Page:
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What is Reasoning? What Is an Argument?

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... His challenge was to make philosophy, and in particular what was traditionally called "dialectics" and nowadays "logic," useful for practical purposes. Walton underscored very clearly that a real argument is a complex construct: first and foremost, it is a discourse (a logos using Aristotle's terminology), and thus needs to be studied starting from its goals and more importantly its relationship with its other neglected and essential components, the interlocutors (Walton 1990). An argument, on this perspective, is a unit of argumentation, blurring the artificial divide between product and process (O'Keefe 1977). ...
... Speakers, and more specifically political actors communicating publicly, use complex strategies used for leading the interlocutor to accept a viewpoint. Arguments, intended as means for addressing an actual or potential difference (at the level of opinions, factual judgments, decisions, etc.) (Walton 1990), are one of the most important tools, and characterize a fundamental aspect of the orator's style (Hansen and Walton 2013). However, as pointed out above, political discourse is heavily characterized by other tactics that include classical features of rhetorical speech, such as the use of emotions (Macagno and Walton 2019), but also classical instances of sophistical discourse, such as the use of fallacies (Walton 1987) or the redefinition of keywords (Schiappa 2003). ...
... An argument has been traditionally defined as "a reason producing belief regarding something which is in doubt" (Boethius, De Topicis Differentiis, 1180C 6-7), which "must always be more known than the question; for if things which are not known are proved by things which are known and an argument proves something which is in doubt, then what is adduced to provide belief for the question must be more known than the question" (1180C 8-11). This definition is only apparently simple (Walton 1990). In fact, it presupposes four different levels that correspond to four dimensions of dialectics, which are mirrored in both activities of argument analysis and evaluation. ...
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An argumentation profile is defined as a methodological instrument for analyzing argumentative discourse considering distinct and interrelated dimensions: the types of argument used, their quality, and the emotions triggered. Walton’s theoretical contributions are developed as a coherent analytical and multifaceted toolbox for capturing these aspects. Argumentation schemes are used to detect and quantify the types of argument. Fallacy analysis and the assessment of the implicit premises retrieved through the schemes allow evaluating arguments. Finally, the frequency of emotive words signals the most common emotions aroused. This method is illustrated through a corpus of argumentative tweets of three politicians.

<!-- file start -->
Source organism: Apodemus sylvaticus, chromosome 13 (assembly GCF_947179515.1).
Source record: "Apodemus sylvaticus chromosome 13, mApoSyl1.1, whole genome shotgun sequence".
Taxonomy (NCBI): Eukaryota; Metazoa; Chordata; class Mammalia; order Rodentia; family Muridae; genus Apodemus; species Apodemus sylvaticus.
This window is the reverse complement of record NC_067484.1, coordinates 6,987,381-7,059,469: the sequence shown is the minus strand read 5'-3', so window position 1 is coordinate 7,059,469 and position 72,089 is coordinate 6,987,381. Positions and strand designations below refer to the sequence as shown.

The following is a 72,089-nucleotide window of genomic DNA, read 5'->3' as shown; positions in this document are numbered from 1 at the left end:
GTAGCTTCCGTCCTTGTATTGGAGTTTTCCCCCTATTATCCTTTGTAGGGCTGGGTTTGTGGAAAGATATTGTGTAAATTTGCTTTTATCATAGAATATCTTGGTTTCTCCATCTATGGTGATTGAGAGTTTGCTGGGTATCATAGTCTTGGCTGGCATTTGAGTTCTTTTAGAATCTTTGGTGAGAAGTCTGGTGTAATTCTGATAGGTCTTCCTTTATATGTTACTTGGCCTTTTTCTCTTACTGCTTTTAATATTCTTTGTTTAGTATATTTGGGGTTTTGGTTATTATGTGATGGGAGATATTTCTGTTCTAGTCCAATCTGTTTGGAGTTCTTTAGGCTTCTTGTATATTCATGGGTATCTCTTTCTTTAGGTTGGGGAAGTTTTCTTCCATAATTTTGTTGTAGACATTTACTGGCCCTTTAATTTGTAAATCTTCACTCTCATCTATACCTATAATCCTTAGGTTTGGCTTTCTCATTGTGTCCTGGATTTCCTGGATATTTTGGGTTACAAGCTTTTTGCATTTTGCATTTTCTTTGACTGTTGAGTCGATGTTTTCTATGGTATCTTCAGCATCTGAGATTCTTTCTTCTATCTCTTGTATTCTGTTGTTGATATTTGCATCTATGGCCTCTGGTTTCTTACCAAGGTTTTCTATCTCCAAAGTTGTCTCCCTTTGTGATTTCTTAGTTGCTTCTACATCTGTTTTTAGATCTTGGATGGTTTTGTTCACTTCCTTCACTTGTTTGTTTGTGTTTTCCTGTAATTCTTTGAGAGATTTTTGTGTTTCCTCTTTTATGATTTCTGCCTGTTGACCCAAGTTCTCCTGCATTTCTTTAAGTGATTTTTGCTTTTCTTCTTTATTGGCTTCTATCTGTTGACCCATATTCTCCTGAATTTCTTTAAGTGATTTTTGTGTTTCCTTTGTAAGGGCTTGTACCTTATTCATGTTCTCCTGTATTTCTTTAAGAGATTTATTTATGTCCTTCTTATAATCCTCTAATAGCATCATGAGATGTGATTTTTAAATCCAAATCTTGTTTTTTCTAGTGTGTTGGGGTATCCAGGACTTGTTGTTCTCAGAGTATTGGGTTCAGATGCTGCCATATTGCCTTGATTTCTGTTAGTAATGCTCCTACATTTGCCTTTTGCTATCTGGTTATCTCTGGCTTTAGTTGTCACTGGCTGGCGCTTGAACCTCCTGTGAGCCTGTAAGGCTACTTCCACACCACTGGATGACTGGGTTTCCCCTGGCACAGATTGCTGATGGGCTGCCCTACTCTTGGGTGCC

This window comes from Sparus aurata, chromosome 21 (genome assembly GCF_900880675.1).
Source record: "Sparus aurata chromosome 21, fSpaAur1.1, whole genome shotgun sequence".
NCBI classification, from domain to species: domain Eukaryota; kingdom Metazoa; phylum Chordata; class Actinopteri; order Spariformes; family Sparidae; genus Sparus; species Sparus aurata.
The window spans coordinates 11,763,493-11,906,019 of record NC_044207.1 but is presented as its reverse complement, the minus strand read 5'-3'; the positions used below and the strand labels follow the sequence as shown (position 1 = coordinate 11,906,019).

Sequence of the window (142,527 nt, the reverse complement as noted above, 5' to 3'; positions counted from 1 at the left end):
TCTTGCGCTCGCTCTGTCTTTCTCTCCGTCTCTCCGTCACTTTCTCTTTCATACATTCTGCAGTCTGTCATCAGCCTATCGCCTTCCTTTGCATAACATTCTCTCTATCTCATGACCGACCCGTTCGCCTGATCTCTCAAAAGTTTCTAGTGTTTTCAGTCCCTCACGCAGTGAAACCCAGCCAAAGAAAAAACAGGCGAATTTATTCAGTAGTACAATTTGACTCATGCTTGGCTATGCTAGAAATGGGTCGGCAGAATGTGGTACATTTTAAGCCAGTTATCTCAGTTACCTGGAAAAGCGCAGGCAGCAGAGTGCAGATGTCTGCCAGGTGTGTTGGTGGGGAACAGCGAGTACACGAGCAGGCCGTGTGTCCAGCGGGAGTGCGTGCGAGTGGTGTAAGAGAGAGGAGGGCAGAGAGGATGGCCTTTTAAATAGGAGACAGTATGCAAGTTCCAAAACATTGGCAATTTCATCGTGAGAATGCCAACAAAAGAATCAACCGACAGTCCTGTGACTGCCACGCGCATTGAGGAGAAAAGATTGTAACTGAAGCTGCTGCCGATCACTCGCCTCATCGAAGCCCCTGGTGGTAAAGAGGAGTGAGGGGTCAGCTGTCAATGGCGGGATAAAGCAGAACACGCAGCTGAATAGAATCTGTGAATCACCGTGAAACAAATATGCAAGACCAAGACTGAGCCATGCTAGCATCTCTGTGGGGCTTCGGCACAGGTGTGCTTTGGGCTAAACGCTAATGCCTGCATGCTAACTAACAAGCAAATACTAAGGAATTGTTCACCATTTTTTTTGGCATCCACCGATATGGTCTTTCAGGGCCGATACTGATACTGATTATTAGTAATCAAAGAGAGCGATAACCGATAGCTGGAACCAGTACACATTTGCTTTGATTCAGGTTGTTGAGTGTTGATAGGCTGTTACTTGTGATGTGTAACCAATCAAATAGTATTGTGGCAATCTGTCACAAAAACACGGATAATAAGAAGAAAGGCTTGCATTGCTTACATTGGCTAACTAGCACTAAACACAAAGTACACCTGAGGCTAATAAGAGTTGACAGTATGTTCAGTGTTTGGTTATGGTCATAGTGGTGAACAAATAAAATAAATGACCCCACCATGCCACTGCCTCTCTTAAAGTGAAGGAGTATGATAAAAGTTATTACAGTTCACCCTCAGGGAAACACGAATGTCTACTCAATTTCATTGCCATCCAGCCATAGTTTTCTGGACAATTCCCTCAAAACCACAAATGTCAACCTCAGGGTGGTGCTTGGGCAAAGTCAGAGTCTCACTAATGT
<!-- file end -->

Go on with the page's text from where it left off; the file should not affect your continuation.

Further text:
... Douglas Walton (1990) showed that formal logic and informal logic are complementary rather than adversarial. This means, Johnson (2000) stated, that "formal logic deals with the syntactic and semantic aspects of arguments, whereas informal logic is more concerned with the pragmatic aspects" (p. ...
... Moreover, Walton (1990) clarified the matter stating that while formal logic has to do with syntax (forms of structure) and semantics (truth values), informal logic has to do with "the uses of argumentation in a context of dialogue, an essentially pragmatic undertaking" (pp. 418-9). ...
... An argumentation, whether it is a one way (monolectical transaction-one reasoner) or a two way (dialectical transaction-two participants reasoning together), is regarded as a process in the sense that it brings the hearer into consideration (the hearer to whom the speech is delivered). In dialectical reasoning, Walton (1990) stated, each participant reasons based on the steps of reasoning of the other participant. Stated another way, argument as a product is part of argumentation as a process. ...
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Logic is understood so far as a product perspective, either formal or informal. The topic is still, though interesting, imprecise, sketchy and problematic. Besides, the relevance of logic to linguistics has not been explained. This research focuses on dealing with logic as a product and a process. It introduces how logic is relevant to understanding language. Logic is surely not irrelevant to real human language. In this research, we coin 'logical pragmatics' to refer to "the structure of an argumentation and its parts used by the speaker for the purpose of persuasion to have an effect in the addressee and passive audience". As such, the research mainly aims at providing a definition of "logical pragmatics" as well as developing an ideal model for it. To accomplish this aim, the research studies what this approach entails and the relevance of logic and pragmatically oriented contributions to the field of argument and argumentation. The study mainly concluded that in real communication, simple logical relations become very complex and part of a wider context where we have a speaker's communicative intention, a hearer's communicative inference, and context.